Friesen says the commission has only made one spending decision so far, and that was to set aside $1.2 million of its $12 million allocation to provide matching funds required for an economic development project that is seeking a grant to help construct an industrial park in the K-96 Corridor, a 200- to 300-acre site that would give the community a place to locate new businesses where they’d have quick access to both Wichita and Hutchinson.
“We felt it was a good idea to set that money aside to give us a better shot at getting the $8 million grant,” he says. “If we don’t win that grant, we can always pull that $1.2 million back and apply it elsewhere.”
After a brief discussion in a commission meeting at the end of March, the commissioners indicated they might be willing to devote $4.5 to $5 million to child care efforts, while providing about $4.5 million to housing proposals from Interfaith Housing Services and the South Center Kansas Economic Development District.
From economic and workforce development, to housing, child care and mental health, the priorities identified on the listening tour align quite well with the county’s longstanding priorities, Friesen says.
He says the county is willing to wait on final funding decisions until they feel like they have all the information they need to make decisions. But there are challenges that come with doing that.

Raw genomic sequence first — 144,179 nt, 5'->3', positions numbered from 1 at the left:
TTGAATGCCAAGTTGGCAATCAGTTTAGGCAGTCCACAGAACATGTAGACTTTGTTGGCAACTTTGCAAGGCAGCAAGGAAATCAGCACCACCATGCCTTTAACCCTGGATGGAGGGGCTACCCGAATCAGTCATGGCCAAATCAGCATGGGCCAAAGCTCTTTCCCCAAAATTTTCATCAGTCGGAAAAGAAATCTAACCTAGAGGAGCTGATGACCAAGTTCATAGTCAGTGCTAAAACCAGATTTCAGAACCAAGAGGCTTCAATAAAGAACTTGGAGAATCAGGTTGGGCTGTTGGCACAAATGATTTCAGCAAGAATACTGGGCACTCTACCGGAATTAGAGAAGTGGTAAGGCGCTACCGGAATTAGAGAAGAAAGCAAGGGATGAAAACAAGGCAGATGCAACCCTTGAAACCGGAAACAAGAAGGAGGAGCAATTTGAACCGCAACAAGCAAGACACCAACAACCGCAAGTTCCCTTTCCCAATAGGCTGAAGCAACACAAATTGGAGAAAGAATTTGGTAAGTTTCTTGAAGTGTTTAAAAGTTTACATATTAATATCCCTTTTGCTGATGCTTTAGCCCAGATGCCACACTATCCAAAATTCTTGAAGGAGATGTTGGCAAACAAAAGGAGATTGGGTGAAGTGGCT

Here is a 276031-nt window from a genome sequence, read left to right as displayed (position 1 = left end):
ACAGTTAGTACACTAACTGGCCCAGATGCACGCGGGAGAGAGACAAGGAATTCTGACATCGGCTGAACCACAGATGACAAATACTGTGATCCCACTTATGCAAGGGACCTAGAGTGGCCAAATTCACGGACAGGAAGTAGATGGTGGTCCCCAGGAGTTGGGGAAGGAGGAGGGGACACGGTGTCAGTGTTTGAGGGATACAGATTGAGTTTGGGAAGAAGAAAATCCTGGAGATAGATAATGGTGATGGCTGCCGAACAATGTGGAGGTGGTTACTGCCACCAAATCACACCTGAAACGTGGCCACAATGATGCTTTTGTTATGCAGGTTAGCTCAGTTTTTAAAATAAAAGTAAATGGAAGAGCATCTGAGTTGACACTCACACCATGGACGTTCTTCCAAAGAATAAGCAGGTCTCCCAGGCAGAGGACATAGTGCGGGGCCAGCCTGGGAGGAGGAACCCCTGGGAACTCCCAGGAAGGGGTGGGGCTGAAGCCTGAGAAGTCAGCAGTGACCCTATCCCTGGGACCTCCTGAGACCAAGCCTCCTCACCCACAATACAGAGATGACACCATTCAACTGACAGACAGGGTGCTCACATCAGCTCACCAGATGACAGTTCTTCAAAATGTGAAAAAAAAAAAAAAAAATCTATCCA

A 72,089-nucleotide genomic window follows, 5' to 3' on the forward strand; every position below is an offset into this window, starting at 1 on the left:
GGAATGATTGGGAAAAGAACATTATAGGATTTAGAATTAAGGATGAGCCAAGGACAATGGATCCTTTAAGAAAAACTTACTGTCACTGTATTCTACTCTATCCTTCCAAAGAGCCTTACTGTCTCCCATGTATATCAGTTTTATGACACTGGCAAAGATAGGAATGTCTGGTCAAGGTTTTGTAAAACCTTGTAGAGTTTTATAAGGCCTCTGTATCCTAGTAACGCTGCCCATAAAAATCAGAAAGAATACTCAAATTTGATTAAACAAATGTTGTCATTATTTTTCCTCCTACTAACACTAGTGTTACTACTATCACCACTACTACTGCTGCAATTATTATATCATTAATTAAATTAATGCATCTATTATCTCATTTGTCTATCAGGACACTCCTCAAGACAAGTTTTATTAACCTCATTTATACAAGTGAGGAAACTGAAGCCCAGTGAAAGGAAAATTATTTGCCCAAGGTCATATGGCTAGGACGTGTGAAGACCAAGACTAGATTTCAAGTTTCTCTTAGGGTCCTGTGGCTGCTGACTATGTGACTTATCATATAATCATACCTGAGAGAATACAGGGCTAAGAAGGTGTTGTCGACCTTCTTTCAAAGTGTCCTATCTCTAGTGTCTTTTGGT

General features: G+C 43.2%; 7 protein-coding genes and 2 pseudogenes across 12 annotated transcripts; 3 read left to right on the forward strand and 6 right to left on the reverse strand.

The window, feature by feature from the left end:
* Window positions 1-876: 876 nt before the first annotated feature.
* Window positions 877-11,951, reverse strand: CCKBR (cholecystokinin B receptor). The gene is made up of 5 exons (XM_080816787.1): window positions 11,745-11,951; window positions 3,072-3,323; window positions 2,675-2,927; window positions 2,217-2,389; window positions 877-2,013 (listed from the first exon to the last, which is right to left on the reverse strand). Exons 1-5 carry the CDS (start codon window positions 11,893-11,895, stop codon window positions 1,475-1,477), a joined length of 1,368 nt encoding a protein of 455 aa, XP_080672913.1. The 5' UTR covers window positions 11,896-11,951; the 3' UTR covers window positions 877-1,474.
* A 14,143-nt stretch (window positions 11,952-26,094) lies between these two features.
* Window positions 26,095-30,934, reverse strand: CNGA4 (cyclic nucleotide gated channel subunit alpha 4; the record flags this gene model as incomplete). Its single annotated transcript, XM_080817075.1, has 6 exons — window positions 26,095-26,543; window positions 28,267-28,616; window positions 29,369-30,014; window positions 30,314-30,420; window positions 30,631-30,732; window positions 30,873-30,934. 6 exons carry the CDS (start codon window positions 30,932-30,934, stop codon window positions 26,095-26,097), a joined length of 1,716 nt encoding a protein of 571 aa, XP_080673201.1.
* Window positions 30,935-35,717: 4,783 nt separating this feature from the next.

“It’s hard to be patient when there are so many things that we need, and some of those priorities are more shovel-ready than the child care sector is.”
When elected officials do act, organizers plan to keep a watchful eye. The task force will monitor how the community suggestions are handled and call attention to the funding decisions.
Reno County civic groups hope the effort won’t help just their county but also provide a model for other counties and cities. Considering the amount of pandemic money that will be spent in the coming months and years, they believe their approach could pay dividends elsewhere.
“We love our model for this kind of listening and hope city and county elected officials will see this as important. I think when you ask people to share their concerns it is important to show them that they were heard,” says Lisa Gleason, who represented the United Way on the Task Force.
A version of this article appears in the Summer 2022 issue of The Journal, a publication of the Kansas Leadership Center. To learn more about KLC, visit http://kansasleadershipcenter.org. Order your copy of the magazine at the KLC Store or subscribe to the print edition.